Evidence continues to pile up that buying a home has become too expensive, leading some to believe that the American Dream of homeownership is slipping away.
Exhibit A is a new study from Redfin stating that US homebuyers need an income of $107,281 to purchase a typical home. The report also noted the median monthly payment for a new home is $2,682, as of October 2022.
“The income required to buy a home then skyrocketed in 2022 as mortgage rates rose at their fastest pace in history, reaching 7% by the end of October (up from 3% in January),” The study noted. “Home prices also continued to increase for much of the year, although they’ve now started declining from their peak and year-over-year growth has now slowed to around 3%.”
Why Are Homes So Expensive?
Real estate experts say the reason home prices are so high is climbing mortgage rates.
“Rising mortgage rates have impacted the amount of house that buyers can afford,” said Orchard Mortgage chief financial officer Sean Roberts. “Looking at a typical family with $125,000 of household income, in January, a 3.2% 30-year fixed rate conventional mortgage with a $2,400 monthly payment would have given that customer the capacity to qualify for a $660,000 mortgage and afford an $825,000 house (with a 20% down payment).
Now, with mortgage rates closer to 7%, the same buyer may only be able to qualify for a $480,000 mortgage and afford a $600,000 house (with a 20% down payment), while keeping up with the same monthly mortgage payments, Roberts said.
“That’s effectively a 28% reduction in purchasing power, which is material to these prospective homebuyers,” he noted.
The home affordability issue is particularly tough on new home buyers.
“It is hard for buyers today, especially first-time homebuyers, to save enough money for a down payment and closing costs,” said William Raveis Mortgage regional vice president Melissa Cohn. “Even with the ability to put down as little as 3% — and in some cases, 0%, it’s difficult to have enough money for closing costs and the required cash reserves to get approved for a mortgage.”
Consequently, it’s taking longer than ever to save enough money to land a new mortgage.
“We see the average age of a first-time homebuyer has increased as a result,” Cohn told TheStreet. “Those who are lucky enough to get money from family or have equity built up in a current home definitely have an edge today.”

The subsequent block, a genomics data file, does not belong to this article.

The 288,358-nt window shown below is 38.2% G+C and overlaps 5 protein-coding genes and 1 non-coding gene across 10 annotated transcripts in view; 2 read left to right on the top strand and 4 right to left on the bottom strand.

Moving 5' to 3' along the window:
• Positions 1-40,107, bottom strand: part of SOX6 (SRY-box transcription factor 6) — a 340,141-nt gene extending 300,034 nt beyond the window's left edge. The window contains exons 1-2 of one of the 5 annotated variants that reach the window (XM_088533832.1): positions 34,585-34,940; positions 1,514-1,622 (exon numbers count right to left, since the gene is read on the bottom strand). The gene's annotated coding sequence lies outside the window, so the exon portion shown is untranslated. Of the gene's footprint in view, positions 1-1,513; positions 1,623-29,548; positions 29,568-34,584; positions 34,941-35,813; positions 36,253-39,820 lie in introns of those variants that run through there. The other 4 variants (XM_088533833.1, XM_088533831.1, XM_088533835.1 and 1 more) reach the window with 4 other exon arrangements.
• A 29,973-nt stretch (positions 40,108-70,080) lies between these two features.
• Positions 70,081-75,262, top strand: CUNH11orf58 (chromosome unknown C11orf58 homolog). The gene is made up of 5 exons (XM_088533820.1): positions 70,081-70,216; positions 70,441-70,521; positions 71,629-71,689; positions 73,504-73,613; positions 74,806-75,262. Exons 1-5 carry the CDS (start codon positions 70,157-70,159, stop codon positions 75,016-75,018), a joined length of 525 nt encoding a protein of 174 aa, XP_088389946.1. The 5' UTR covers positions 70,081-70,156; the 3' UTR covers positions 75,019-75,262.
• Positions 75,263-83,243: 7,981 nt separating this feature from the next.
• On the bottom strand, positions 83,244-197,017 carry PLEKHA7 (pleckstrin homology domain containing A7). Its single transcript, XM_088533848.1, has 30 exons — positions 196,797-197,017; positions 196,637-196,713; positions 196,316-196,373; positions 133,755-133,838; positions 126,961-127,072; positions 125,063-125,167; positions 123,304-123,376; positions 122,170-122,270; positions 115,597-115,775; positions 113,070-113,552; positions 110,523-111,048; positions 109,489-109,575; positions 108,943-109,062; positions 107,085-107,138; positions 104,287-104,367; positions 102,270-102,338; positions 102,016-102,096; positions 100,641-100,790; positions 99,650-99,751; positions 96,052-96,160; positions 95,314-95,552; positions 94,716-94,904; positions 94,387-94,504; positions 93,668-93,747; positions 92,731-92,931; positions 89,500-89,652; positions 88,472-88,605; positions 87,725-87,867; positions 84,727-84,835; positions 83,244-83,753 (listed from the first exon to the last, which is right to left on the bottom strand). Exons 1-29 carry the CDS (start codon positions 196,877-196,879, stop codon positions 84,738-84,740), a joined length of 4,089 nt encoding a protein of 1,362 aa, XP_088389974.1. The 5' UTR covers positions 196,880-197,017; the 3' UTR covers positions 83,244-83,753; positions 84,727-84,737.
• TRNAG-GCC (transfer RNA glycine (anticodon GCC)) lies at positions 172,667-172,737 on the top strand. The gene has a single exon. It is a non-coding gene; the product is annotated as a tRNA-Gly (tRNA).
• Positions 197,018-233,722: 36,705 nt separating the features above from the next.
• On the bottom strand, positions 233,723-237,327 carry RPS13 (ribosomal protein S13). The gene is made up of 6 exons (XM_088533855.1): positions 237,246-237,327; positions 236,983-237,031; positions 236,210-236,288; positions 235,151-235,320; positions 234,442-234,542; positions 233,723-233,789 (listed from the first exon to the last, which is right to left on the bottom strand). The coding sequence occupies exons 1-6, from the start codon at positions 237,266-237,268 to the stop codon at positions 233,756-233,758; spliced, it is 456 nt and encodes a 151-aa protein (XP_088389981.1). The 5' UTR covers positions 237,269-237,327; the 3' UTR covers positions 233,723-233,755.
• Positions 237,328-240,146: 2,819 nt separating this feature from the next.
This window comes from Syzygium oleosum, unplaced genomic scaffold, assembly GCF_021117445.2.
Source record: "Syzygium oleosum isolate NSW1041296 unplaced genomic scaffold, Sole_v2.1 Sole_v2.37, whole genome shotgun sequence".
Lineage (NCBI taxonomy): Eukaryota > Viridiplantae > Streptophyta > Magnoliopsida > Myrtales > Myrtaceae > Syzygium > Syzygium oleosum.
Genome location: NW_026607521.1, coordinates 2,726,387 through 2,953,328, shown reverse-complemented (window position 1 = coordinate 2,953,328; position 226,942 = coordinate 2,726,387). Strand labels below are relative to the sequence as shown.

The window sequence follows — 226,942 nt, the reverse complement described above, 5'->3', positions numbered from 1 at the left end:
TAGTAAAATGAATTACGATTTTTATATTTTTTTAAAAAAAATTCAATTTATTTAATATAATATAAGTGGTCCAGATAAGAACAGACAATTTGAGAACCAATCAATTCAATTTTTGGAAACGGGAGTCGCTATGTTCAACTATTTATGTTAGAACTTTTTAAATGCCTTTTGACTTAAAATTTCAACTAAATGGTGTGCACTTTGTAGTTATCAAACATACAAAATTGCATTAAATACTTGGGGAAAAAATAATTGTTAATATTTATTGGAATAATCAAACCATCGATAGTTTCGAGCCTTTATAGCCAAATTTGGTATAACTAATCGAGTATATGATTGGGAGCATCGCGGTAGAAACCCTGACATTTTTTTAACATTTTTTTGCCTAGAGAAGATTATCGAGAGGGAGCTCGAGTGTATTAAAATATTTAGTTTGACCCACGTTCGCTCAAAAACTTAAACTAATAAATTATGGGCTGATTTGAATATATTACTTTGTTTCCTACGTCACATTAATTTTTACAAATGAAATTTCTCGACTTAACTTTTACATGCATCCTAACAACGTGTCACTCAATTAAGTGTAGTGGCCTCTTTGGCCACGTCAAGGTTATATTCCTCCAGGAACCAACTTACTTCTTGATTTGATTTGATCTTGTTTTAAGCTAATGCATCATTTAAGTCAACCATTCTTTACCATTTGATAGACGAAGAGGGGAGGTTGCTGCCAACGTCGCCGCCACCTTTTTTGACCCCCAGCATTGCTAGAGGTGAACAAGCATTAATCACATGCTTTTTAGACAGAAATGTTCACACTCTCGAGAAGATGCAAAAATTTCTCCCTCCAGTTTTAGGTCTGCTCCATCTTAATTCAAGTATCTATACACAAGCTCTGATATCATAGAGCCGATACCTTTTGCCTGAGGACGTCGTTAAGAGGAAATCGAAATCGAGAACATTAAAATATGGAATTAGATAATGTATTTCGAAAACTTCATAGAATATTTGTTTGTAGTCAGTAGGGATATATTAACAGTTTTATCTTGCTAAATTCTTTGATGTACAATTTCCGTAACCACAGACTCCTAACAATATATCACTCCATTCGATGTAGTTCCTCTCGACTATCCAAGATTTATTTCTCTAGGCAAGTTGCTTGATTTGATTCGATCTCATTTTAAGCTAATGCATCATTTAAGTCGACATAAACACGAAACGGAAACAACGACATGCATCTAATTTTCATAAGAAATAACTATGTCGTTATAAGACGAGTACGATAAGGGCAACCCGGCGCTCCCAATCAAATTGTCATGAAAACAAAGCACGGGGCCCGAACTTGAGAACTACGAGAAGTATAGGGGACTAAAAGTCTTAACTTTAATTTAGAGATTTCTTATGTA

Home Saving Tips For Tough Times
The silver lining on housing affordability is that tough economic times don’t last forever. That’s why it’s still a good idea to save for a down payment and buying costs.
“One of the best ways to build up wealth over time is by buying a home,” Robert said. “That’s been true for decades and remains true going forward. “
Start the home buying process from the bottom if you have to. Even if it’s not your dream home, a starter home is a great way to start building the equity you need to later upgrade to a bigger property.
“There’s an adage in real estate that says, ‘marry your house, date your mortgage’,” Roberts noted. “This means that homebuyers should be prepared to have flexible mortgage financing that can allow for a low-cost refinancing when and if mortgage rates move lower in the future (which is what the market is currently expecting in late 2023 and beyond).”
To help homeowners out, Orchard Mortgage is currently offering a no-fee “refi for life” option that allows homeowners to easily refinance their mortgage when interest rates slide down again.
Americans saving for a new home have to start thinking creatively, too.
“Someone interested in buying a home and thinking about saving money should give their budget a second look,” said Coldwell Banker Warburg real estate broker Mihal Gartenberg. “Most of the time, the big line items are constant and fixed. Buyers should start looking at the smaller purchases and treats and reconsider them.”
To save money that’s otherwise going to rent, home savers could consider moving in with family or friends for the short term. “That way you save on rent for a down payment,” Gartenberg said.
The reality is that buyers are truly not boxed out of buying a decent home, but they may need to consider how they should compromise during their search.
“Buyers should try not to extend themselves too far beyond their means, but there is a way for any motivated buyer to find a decent home and close on it before the year ends,” Gartenberg said.